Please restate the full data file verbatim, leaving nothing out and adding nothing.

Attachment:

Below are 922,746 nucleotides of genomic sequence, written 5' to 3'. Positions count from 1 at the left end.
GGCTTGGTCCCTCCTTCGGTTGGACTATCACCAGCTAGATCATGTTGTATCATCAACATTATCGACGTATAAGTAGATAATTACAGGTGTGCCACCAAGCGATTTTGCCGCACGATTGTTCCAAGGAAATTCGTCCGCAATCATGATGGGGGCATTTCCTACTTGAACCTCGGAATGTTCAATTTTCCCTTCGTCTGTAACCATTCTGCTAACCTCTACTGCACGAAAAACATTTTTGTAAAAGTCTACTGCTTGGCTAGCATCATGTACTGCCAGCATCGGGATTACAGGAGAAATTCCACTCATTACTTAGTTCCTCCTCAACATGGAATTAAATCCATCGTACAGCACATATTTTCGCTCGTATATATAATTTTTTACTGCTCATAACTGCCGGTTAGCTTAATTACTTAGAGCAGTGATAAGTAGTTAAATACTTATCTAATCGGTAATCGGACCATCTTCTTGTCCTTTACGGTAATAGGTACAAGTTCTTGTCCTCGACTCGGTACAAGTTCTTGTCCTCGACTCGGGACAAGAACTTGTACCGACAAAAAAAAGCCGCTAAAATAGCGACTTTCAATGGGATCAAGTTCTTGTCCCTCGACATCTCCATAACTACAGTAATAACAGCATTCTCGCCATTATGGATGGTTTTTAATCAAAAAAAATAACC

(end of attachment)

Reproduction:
Below are 922,746 nucleotides of genomic sequence, written 5' to 3'. Positions count from 1 at the left end.
GGCTTGGTCCCTCCTTCGGTTGGACTATCACCAGCTAGATCATGTTGTATCATCAACATTATCGACGTATAAGTAGATAATTACAGGTGTGCCACCAAGCGATTTTGCCGCACGATTGTTCCAAGGAAATTCGTCCGCAATCATGATGGGGGCATTTCCTACTTGAACCTCGGAATGTTCAATTTTCCCTTCGTCTGTAACCATTCTGCTAACCTCTACTGCACGAAAAACATTTTTGTAAAAGTCTACTGCTTGGCTAGCATCATGTACTGCCAGCATCGGGATTACAGGAGAAATTCCACTCATTACTTAGTTCCTCCTCAACATGGAATTAAATCCATCGTACAGCACATATTTTCGCTCGTATATATAATTTTTTACTGCTCATAACTGCCGGTTAGCTTAATTACTTAGAGCAGTGATAAGTAGTTAAATACTTATCTAATCGGTAATCGGACCATCTTCTTGTCCTTTACGGTAATAGGTACAAGTTCTTGTCCTCGACTCGGTACAAGTTCTTGTCCTCGACTCGGGACAAGAACTTGTACCGACAAAAAAAAGCCGCTAAAATAGCGACTTTCAATGGGATCAAGTTCTTGTCCCTCGACATCTCCATAACTACAGTAATAACAGCATTCTCGCCATTATGGATGGTTTTTAATCAAAAAAAATAACC